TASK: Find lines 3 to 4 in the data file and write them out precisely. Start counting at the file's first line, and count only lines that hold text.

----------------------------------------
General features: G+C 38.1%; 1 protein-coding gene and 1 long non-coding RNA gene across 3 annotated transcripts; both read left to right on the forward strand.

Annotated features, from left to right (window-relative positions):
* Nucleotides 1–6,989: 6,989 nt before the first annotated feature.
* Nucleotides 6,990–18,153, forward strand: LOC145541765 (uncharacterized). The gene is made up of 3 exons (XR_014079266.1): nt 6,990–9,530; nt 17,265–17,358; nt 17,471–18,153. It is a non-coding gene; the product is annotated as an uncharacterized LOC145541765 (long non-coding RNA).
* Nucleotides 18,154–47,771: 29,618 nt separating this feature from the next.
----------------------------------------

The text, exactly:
* Nucleotides 1–6,989: 6,989 nt before the first annotated feature.
* Nucleotides 6,990–18,153, forward strand: LOC145541765 (uncharacterized). The gene is made up of 3 exons (XR_014079266.1): nt 6,990–9,530; nt 17,265–17,358; nt 17,471–18,153. It is a non-coding gene; the product is annotated as an uncharacterized LOC145541765 (long non-coding RNA).